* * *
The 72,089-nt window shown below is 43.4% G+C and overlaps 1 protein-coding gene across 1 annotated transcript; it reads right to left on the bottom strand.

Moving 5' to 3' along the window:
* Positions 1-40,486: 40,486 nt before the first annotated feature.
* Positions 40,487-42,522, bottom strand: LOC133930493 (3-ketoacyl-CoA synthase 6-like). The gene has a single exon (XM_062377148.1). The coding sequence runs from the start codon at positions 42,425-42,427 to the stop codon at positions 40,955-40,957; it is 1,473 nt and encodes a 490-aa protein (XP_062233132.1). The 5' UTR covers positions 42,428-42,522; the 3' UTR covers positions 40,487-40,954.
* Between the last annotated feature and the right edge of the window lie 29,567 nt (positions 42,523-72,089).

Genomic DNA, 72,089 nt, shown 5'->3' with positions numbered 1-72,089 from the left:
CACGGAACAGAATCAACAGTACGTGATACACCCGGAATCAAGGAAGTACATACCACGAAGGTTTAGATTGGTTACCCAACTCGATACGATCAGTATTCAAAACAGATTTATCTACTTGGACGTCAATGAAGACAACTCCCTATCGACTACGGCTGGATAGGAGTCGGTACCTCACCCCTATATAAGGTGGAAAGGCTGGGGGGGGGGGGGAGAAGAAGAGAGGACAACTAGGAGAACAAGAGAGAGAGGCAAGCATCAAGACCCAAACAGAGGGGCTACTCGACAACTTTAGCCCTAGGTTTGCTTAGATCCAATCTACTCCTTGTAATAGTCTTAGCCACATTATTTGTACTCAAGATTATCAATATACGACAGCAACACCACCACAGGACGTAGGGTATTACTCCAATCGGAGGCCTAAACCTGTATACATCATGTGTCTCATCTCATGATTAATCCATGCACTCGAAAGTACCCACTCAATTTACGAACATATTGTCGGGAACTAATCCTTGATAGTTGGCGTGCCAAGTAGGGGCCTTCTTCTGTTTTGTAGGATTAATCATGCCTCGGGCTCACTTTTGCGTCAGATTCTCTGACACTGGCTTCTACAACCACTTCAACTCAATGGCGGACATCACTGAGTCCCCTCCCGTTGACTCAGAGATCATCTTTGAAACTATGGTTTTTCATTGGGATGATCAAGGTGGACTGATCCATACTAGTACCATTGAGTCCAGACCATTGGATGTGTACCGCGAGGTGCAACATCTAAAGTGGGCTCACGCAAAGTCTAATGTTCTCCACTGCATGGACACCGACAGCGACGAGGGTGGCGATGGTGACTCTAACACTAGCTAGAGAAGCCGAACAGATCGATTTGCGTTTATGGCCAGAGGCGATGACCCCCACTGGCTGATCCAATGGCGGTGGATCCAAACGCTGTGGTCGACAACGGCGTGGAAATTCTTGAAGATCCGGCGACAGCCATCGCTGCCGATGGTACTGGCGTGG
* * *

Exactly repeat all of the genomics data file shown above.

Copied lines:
The 72,089-nt window shown below is 43.4% G+C and overlaps 1 protein-coding gene across 1 annotated transcript; it reads right to left on the bottom strand.

Moving 5' to 3' along the window:
* Positions 1-40,486: 40,486 nt before the first annotated feature.
* Positions 40,487-42,522, bottom strand: LOC133930493 (3-ketoacyl-CoA synthase 6-like). The gene has a single exon (XM_062377148.1). The coding sequence runs from the start codon at positions 42,425-42,427 to the stop codon at positions 40,955-40,957; it is 1,473 nt and encodes a 490-aa protein (XP_062233132.1). The 5' UTR covers positions 42,428-42,522; the 3' UTR covers positions 40,487-40,954.
* Between the last annotated feature and the right edge of the window lie 29,567 nt (positions 42,523-72,089).

Genomic DNA, 72,089 nt, shown 5'->3' with positions numbered 1-72,089 from the left:
CACGGAACAGAATCAACAGTACGTGATACACCCGGAATCAAGGAAGTACATACCACGAAGGTTTAGATTGGTTACCCAACTCGATACGATCAGTATTCAAAACAGATTTATCTACTTGGACGTCAATGAAGACAACTCCCTATCGACTACGGCTGGATAGGAGTCGGTACCTCACCCCTATATAAGGTGGAAAGGCTGGGGGGGGGGGGGAGAAGAAGAGAGGACAACTAGGAGAACAAGAGAGAGAGGCAAGCATCAAGACCCAAACAGAGGGGCTACTCGACAACTTTAGCCCTAGGTTTGCTTAGATCCAATCTACTCCTTGTAATAGTCTTAGCCACATTATTTGTACTCAAGATTATCAATATACGACAGCAACACCACCACAGGACGTAGGGTATTACTCCAATCGGAGGCCTAAACCTGTATACATCATGTGTCTCATCTCATGATTAATCCATGCACTCGAAAGTACCCACTCAATTTACGAACATATTGTCGGGAACTAATCCTTGATAGTTGGCGTGCCAAGTAGGGGCCTTCTTCTGTTTTGTAGGATTAATCATGCCTCGGGCTCACTTTTGCGTCAGATTCTCTGACACTGGCTTCTACAACCACTTCAACTCAATGGCGGACATCACTGAGTCCCCTCCCGTTGACTCAGAGATCATCTTTGAAACTATGGTTTTTCATTGGGATGATCAAGGTGGACTGATCCATACTAGTACCATTGAGTCCAGACCATTGGATGTGTACCGCGAGGTGCAACATCTAAAGTGGGCTCACGCAAAGTCTAATGTTCTCCACTGCATGGACACCGACAGCGACGAGGGTGGCGATGGTGACTCTAACACTAGCTAGAGAAGCCGAACAGATCGATTTGCGTTTATGGCCAGAGGCGATGACCCCCACTGGCTGATCCAATGGCGGTGGATCCAAACGCTGTGGTCGACAACGGCGTGGAAATTCTTGAAGATCCGGCGACAGCCATCGCTGCCGATGGTACTGGCGTGG